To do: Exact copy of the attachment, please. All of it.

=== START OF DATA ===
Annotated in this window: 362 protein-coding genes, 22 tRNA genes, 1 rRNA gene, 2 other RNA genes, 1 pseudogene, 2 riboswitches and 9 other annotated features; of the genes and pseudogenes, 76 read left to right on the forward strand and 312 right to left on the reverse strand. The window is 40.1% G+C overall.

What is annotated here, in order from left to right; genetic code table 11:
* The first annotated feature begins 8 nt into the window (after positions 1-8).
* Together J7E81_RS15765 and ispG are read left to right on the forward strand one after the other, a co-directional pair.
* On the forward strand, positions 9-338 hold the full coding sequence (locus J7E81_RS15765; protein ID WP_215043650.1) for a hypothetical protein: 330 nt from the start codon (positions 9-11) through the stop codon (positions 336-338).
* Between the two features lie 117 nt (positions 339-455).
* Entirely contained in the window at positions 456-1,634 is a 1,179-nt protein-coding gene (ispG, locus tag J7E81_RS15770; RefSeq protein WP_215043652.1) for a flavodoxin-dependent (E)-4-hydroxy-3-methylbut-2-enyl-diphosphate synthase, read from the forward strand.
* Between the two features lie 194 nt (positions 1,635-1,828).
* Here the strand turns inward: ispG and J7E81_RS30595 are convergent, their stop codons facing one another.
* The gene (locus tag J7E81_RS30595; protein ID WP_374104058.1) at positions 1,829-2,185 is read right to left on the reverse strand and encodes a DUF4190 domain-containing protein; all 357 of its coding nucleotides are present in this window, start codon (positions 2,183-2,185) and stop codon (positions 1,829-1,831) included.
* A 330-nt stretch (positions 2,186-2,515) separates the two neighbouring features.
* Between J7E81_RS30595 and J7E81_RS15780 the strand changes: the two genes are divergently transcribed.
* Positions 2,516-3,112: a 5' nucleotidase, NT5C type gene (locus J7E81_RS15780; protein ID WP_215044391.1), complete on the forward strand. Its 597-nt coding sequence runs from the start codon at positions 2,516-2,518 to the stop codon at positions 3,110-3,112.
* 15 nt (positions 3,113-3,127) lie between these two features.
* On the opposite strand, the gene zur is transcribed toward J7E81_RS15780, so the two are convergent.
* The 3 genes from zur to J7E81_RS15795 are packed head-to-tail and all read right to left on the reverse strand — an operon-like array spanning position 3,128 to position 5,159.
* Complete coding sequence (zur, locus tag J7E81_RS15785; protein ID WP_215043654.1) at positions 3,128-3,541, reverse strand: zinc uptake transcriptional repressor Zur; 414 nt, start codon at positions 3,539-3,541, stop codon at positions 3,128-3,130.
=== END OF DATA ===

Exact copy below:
Annotated in this window: 362 protein-coding genes, 22 tRNA genes, 1 rRNA gene, 2 other RNA genes, 1 pseudogene, 2 riboswitches and 9 other annotated features; of the genes and pseudogenes, 76 read left to right on the forward strand and 312 right to left on the reverse strand. The window is 40.1% G+C overall.

What is annotated here, in order from left to right; genetic code table 11:
* The first annotated feature begins 8 nt into the window (after positions 1-8).
* Together J7E81_RS15765 and ispG are read left to right on the forward strand one after the other, a co-directional pair.
* On the forward strand, positions 9-338 hold the full coding sequence (locus J7E81_RS15765; protein ID WP_215043650.1) for a hypothetical protein: 330 nt from the start codon (positions 9-11) through the stop codon (positions 336-338).
* Between the two features lie 117 nt (positions 339-455).
* Entirely contained in the window at positions 456-1,634 is a 1,179-nt protein-coding gene (ispG, locus tag J7E81_RS15770; RefSeq protein WP_215043652.1) for a flavodoxin-dependent (E)-4-hydroxy-3-methylbut-2-enyl-diphosphate synthase, read from the forward strand.
* Between the two features lie 194 nt (positions 1,635-1,828).
* Here the strand turns inward: ispG and J7E81_RS30595 are convergent, their stop codons facing one another.
* The gene (locus tag J7E81_RS30595; protein ID WP_374104058.1) at positions 1,829-2,185 is read right to left on the reverse strand and encodes a DUF4190 domain-containing protein; all 357 of its coding nucleotides are present in this window, start codon (positions 2,183-2,185) and stop codon (positions 1,829-1,831) included.
* A 330-nt stretch (positions 2,186-2,515) separates the two neighbouring features.
* Between J7E81_RS30595 and J7E81_RS15780 the strand changes: the two genes are divergently transcribed.
* Positions 2,516-3,112: a 5' nucleotidase, NT5C type gene (locus J7E81_RS15780; protein ID WP_215044391.1), complete on the forward strand. Its 597-nt coding sequence runs from the start codon at positions 2,516-2,518 to the stop codon at positions 3,110-3,112.
* 15 nt (positions 3,113-3,127) lie between these two features.
* On the opposite strand, the gene zur is transcribed toward J7E81_RS15780, so the two are convergent.
* The 3 genes from zur to J7E81_RS15795 are packed head-to-tail and all read right to left on the reverse strand — an operon-like array spanning position 3,128 to position 5,159.
* Complete coding sequence (zur, locus tag J7E81_RS15785; protein ID WP_215043654.1) at positions 3,128-3,541, reverse strand: zinc uptake transcriptional repressor Zur; 414 nt, start codon at positions 3,539-3,541, stop codon at positions 3,128-3,130.